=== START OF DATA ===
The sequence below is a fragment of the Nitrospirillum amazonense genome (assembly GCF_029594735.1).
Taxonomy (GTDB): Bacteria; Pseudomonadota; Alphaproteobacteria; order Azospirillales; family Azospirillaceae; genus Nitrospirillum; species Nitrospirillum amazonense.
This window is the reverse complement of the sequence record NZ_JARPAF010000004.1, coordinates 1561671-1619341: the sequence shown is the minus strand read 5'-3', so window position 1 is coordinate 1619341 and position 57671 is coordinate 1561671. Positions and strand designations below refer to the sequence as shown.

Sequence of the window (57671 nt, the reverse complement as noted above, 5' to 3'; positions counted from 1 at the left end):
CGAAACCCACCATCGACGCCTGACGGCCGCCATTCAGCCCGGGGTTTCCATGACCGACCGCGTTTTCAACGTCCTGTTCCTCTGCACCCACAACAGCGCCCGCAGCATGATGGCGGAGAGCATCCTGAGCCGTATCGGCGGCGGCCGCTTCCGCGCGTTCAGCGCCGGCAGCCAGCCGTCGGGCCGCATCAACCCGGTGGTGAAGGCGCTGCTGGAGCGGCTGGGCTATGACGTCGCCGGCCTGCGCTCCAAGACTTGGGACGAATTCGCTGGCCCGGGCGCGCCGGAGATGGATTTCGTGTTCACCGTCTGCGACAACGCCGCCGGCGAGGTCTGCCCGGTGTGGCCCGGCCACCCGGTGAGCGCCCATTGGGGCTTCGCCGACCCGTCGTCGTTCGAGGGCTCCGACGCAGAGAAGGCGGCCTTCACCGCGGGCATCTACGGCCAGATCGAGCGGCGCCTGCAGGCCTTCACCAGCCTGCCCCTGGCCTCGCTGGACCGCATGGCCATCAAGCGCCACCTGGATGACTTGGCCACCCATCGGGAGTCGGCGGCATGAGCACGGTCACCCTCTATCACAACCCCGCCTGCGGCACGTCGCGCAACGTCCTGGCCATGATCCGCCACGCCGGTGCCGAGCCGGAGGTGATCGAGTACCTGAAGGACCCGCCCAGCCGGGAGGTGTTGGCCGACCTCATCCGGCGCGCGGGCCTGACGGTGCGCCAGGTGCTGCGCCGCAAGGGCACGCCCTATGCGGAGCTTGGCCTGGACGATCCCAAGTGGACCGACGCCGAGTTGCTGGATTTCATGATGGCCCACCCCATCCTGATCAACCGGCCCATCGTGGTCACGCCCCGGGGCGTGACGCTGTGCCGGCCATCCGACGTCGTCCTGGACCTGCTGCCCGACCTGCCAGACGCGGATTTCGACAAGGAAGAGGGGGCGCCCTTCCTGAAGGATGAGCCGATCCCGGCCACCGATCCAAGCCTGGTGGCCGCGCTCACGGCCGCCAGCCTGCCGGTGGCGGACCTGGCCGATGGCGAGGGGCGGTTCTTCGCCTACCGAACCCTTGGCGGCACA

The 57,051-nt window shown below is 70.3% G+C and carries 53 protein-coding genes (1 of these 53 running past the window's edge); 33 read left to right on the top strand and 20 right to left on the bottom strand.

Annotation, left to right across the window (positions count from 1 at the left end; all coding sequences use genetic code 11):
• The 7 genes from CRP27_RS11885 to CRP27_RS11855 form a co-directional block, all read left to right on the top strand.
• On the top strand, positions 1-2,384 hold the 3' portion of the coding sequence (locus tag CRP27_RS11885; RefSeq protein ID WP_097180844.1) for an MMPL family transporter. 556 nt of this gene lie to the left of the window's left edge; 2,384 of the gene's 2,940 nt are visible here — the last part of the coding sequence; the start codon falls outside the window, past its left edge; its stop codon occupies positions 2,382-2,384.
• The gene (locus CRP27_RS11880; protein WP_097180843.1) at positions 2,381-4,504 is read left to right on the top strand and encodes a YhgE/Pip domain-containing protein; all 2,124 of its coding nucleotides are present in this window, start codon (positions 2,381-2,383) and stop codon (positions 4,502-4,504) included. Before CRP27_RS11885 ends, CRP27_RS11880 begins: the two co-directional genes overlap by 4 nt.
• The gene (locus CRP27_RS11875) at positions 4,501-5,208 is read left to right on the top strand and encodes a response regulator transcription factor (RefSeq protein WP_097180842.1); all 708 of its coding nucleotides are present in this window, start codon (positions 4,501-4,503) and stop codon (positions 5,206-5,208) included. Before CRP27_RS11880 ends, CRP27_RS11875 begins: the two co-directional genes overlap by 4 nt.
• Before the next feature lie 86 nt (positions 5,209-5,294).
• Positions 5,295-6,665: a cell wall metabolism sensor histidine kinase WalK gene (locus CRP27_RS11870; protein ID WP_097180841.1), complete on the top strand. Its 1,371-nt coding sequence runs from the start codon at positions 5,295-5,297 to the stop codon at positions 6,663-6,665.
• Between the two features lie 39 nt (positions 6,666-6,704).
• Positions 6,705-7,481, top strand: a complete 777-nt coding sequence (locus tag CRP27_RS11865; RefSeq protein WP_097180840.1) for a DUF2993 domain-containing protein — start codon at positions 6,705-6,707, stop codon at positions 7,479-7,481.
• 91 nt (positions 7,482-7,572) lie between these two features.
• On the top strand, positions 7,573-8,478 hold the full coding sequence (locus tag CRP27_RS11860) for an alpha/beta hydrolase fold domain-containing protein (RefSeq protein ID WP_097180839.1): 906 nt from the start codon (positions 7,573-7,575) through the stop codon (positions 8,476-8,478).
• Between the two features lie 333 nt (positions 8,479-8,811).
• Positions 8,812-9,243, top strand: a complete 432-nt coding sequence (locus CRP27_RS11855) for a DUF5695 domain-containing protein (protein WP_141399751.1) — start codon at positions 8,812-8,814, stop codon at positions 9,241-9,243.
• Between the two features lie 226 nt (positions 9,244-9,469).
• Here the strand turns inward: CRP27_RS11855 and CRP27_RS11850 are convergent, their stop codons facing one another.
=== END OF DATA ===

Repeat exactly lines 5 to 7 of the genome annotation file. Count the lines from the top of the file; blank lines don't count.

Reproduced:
CGAAACCCACCATCGACGCCTGACGGCCGCCATTCAGCCCGGGGTTTCCATGACCGACCGCGTTTTCAACGTCCTGTTCCTCTGCACCCACAACAGCGCCCGCAGCATGATGGCGGAGAGCATCCTGAGCCGTATCGGCGGCGGCCGCTTCCGCGCGTTCAGCGCCGGCAGCCAGCCGTCGGGCCGCATCAACCCGGTGGTGAAGGCGCTGCTGGAGCGGCTGGGCTATGACGTCGCCGGCCTGCGCTCCAAGACTTGGGACGAATTCGCTGGCCCGGGCGCGCCGGAGATGGATTTCGTGTTCACCGTCTGCGACAACGCCGCCGGCGAGGTCTGCCCGGTGTGGCCCGGCCACCCGGTGAGCGCCCATTGGGGCTTCGCCGACCCGTCGTCGTTCGAGGGCTCCGACGCAGAGAAGGCGGCCTTCACCGCGGGCATCTACGGCCAGATCGAGCGGCGCCTGCAGGCCTTCACCAGCCTGCCCCTGGCCTCGCTGGACCGCATGGCCATCAAGCGCCACCTGGATGACTTGGCCACCCATCGGGAGTCGGCGGCATGAGCACGGTCACCCTCTATCACAACCCCGCCTGCGGCACGTCGCGCAACGTCCTGGCCATGATCCGCCACGCCGGTGCCGAGCCGGAGGTGATCGAGTACCTGAAGGACCCGCCCAGCCGGGAGGTGTTGGCCGACCTCATCCGGCGCGCGGGCCTGACGGTGCGCCAGGTGCTGCGCCGCAAGGGCACGCCCTATGCGGAGCTTGGCCTGGACGATCCCAAGTGGACCGACGCCGAGTTGCTGGATTTCATGATGGCCCACCCCATCCTGATCAACCGGCCCATCGTGGTCACGCCCCGGGGCGTGACGCTGTGCCGGCCATCCGACGTCGTCCTGGACCTGCTGCCCGACCTGCCAGACGCGGATTTCGACAAGGAAGAGGGGGCGCCCTTCCTGAAGGATGAGCCGATCCCGGCCACCGATCCAAGCCTGGTGGCCGCGCTCACGGCCGCCAGCCTGCCGGTGGCGGACCTGGCCGATGGCGAGGGGCGGTTCTTCGCCTACCGAACCCTTGGCGGCACA

The 57,051-nt window shown below is 70.3% G+C and carries 53 protein-coding genes (1 of these 53 running past the window's edge); 33 read left to right on the top strand and 20 right to left on the bottom strand.

Annotation, left to right across the window (positions count from 1 at the left end; all coding sequences use genetic code 11):